and == Overload is required __eq__ This function , Traverse the contents of all elements in a variable , Is the comparison the same . So it's inefficient

Shallow copy Deep copy

Assign values to variables , There are two ways Direct assignment , Copy

Direct assignment is just = That's all right. . Copy is divided into shallow copy and deep copy

• Shallow copy ： The copy is a reference to the object , If the original object changes , The corresponding copy object will also change
• Deep copy ： Copy every element in the object , The copy object is no longer related to the original object , Two are separate objects

Just look at the concept above , It may not be easy for beginners to understand . Take a look at the following example

assignment

a = [1, 2, 3]
b = a
print(id(a)) # 52531048
print(id(b)) # 52531048

Defining variables a, At the same time a Assign a value to b. After printing, they found their id It's the same . The description points to the same memory address . And then modify a Value , Check out their id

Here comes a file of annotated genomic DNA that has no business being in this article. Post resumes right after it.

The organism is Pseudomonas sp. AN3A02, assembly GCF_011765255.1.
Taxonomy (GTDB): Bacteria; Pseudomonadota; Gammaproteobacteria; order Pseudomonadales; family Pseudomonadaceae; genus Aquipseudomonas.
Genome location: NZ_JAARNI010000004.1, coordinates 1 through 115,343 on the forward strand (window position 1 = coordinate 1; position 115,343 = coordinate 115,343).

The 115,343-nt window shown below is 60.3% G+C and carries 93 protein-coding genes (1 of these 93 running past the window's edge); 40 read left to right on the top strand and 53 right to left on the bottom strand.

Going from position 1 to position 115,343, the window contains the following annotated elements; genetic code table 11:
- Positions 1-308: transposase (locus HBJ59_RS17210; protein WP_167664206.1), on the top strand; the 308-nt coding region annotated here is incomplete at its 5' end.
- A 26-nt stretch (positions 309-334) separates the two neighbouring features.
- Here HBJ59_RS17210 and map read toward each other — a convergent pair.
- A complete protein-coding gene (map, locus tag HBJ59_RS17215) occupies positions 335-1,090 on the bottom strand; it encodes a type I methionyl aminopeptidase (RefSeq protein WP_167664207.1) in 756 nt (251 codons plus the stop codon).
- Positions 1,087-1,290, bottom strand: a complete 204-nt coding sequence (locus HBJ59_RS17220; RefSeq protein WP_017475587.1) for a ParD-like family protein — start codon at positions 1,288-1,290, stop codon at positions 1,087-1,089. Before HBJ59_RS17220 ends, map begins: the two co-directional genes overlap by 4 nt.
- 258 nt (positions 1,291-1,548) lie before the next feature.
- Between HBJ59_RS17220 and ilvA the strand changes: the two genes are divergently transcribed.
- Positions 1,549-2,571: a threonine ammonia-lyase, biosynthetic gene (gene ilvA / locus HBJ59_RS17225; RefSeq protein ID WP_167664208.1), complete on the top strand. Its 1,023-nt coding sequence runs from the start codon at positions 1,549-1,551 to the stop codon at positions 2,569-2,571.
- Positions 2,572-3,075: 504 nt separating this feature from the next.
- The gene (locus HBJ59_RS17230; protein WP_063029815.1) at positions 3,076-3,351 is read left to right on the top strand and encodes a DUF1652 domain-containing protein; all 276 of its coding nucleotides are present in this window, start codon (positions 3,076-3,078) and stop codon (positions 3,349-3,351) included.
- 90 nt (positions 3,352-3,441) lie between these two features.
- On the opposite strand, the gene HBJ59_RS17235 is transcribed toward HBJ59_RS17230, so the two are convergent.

a = [1, 2, 3]
b = a
print(id(a)) # 46169960
a = 0
print(a, b) # [1, 0, 3] [1, 0, 3]
print(id(a)) # 46169960
print(id(b)) # 46169960

At this time, I found the modified a and b And the beginning a The memory address is the same . in other words a and b Still pointing to that piece of memory , It's just in memory [1, 2, 3] Turned into [1, 0, 3]

Because the memory address changes every time it is executed again , At this time id(a) Value 46169960 And 52531048 It's the same

So we can judge ,b and a The quotation of is the same , When a When things change ,b It will change . Assignment is ： you a No matter how , Who are you pointing to , I b Follow who you point to .